Learning Javanese Words & Phrases

Aug 28th, 2008, in IM Posts, Opinion, by

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49 Comments on “Learning Javanese Words & Phrases”

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  1. avatar Sen says:
    January 2nd, 2009 at 2:45 am

    Hi

    I wish the Java Script & Bali should be preserved and used.

    The Central Java People should learn Java Script and Indonesian Bahasa.

    Bali People should use Balinese script

    I speak Tamil and i have read that Tamil ( TAM ) , Java script ( JAV ) came from Brahmi….We can see the similarity in the SCRIPT.

    Letters Na ,na , Pa , Ya ,Va, Ha

    Tamil is spoken in South India state ( TAMIL Nadu ), Srilanka, Malaysia and Singapore.

    http://www.geocities.com/athens/academy/9594/brahmi.html

    http://en.wikipedia.org/wiki/Javanese_script

    unicode :

    http://macchiato.com/unicode/charts.html

    Regards
    Senthil Durai

  2. avatar Bert says:
    February 7th, 2009 at 2:46 pm

    Recently there is a Dutch website with a small Javanese wordlist included

    http://www.salindo.com/bahasa/jawa/javaans_woordenschat.htm

  3. avatar Marty says:
    March 28th, 2009 at 1:30 am

    Wah, mesti tiyangipun ingkang nyerat artikel punika sanes tiyang Jawi. Lan kok wonten tiyang ingkang kinten basanipun \\\”provincial and idiotic.\\\” Lan tembung \\\”pripun\\\” ateges \\\”kados pundi\\\” ananging \\\”very polite?\\\” Kirang pinter lha.

  4. avatar Suryo Perkoso says:
    March 28th, 2009 at 11:46 am

    fullmoonflower Says:

    December 19th, 2008 at 8:59 pm
    ET

    even “banget” is Javanese…

    “banget” means “very”, whereas Bahasa Indonesia already has “sangat”… but people prefer to use “banget” than “sangat”..

    don’t know why…

    “sanget” I believe in Inggil – Pak Mantri is bound to know

  5. avatar khai says:
    September 19th, 2009 at 8:04 pm

    When Suharto created a national language called Bahasa Indonesia, it was meant to unify the whole state towards independence, including that of the Outer Islands and not just the Java mainland. Fast forward 50+ years, and I still doubt this has been achieved.

  6. avatar Pakmantri says:
    September 20th, 2009 at 4:23 am

    @Khai,

    When Suharto created a national language called Bahasa Indonesia,

    Say what …………….????????????? Are you serious?

  7. avatar Dahim says:
    June 26th, 2010 at 1:59 pm

    Very Good. I was born in Sumatera and my parents were born in Surabaya and Ponorogo. Unfotunely, I can’t speak Kromo Inggil although I heard my parents speaking in Kromo Inggil each other. How can I buy a Kromo Inggil dictionary, have you any idea? Thank You.

  8. avatar Mike says:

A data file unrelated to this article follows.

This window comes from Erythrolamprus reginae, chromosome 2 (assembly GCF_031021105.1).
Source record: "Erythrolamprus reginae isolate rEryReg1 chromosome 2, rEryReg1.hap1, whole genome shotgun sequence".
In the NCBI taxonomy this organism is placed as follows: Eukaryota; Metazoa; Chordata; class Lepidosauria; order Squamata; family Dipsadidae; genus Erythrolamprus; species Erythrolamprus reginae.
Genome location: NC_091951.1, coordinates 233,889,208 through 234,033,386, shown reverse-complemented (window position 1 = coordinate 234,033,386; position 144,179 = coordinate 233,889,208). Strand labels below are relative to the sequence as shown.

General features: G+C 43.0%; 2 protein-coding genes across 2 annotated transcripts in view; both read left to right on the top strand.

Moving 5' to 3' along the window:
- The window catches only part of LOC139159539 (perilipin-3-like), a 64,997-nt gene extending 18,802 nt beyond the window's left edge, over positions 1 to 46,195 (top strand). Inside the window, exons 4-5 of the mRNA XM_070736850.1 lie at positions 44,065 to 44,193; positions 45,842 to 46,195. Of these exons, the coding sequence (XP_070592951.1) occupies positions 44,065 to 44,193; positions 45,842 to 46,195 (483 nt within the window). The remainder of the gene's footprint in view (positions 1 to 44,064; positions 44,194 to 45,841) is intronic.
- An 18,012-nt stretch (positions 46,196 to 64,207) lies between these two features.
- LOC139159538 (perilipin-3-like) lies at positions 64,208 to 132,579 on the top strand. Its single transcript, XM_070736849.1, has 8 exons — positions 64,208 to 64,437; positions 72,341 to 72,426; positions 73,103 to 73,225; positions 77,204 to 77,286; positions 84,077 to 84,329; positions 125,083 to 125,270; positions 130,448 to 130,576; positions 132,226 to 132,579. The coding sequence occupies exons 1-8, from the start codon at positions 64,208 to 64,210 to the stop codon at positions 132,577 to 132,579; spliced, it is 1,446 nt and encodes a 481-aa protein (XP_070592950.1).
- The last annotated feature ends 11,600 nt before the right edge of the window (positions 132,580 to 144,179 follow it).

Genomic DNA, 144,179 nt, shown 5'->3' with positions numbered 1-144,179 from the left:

July 18th, 2011 at 11:00 pm

    How do you say , Happy birthday in indonesia?

  9. avatar Chris says:
    July 19th, 2011 at 11:10 am

    How do you say , Happy birthday in indonesia?

    Selamat ulang tahun

    sir-LARM-art OO-lung TAR-houn

  10. avatar tika says:
    November 21st, 2011 at 11:14 am

    thank you very much for this nice post. It help me a lot to explain about javanese language to my foreign friends. There are a lot of people from other countries get interest to learn javanese. Can I copy your posting on my blog? Matur nuwun sanget :)

  11. avatar Chris says:
    December 13th, 2011 at 2:38 am

    @khai (September 19th, 2009 at 8:04 pm)
    Excuse me, it was Sukarno, not Suharto.

    Regards, Chris

  12. avatar seruni says:
    January 5th, 2012 at 11:55 pm

    Permisi Pak, temen saya ngirim tulisan yg ada kata2 begini:

    hong…?
    hetah…?
    hanjah…?
    karnih….?
    kuekue?

    itu bahasa Jawa ya Pak? Maaf saya dari Bandung, he he…

    Terima kasih…
    Seruni

  13. avatar Aoldebeken says:
    January 20th, 2012 at 3:57 am

    I was wondering what does the javanese word “wakakkakaka” mean? Someone used it in a message to me and I am trying to find the meaning. Thank you in advance.

  14. avatar Lesmi says:
    March 27th, 2012 at 7:00 pm

    @Aoldebeken
    “wakakaka” is actually a laughing sound. Like: LOL (Laugh Out Loud).

  15. avatar Hafz says:
    April 6th, 2012 at 12:19 am

    Perhaps it’s time Javanese was made simpler, to make it easier for non-Javanese to learn.

    I wish Javanese was the national language… but I think this would make other provinces (eg. Aceh, Papua) even more rebellious.

  16. avatar Hafz says:
    April 6th, 2012 at 12:23 am

    @Aoldebeken

    “Wakaka” is another version of “lol”… Many Chinese and Japanese kids write this too.

  17. avatar Hafz says:
    April 6th, 2012 at 12:27 am

    @Chris

    I tried saying that, but then I heard everyone else say it “Sla-mert Oolang tOWn” (like the English “town”)

  18. avatar ved says:
    June 4th, 2012 at 5:02 pm

    hi, any ideas as to what bohh means?

  19. avatar jailani saleh says:
    July 15th, 2013 at 8:15 am

    I was born and raised as a Malay but my OS is Javanese. Im in my 50s and starting to love everything Javanese. I find it difficult to translate Javanese Kromo into English or Malay as there are no standard spelling and hence even if there is an online dictionary available because of differences in spellings what you asked for turned out something else. I appreciate the work done by many Malaysians but most of these works are in Javanese Ngoko. Cant blame us ( I am part of the Javanese diaspora and is neither Malaysian or Indonesian). Malaysian Javanese are also part of the Diaspora. Our ancestors left Java many years ago, most poor peasants looking for a better life.

    Many of us are hungry to learn about being Javanese and returning to our roots.

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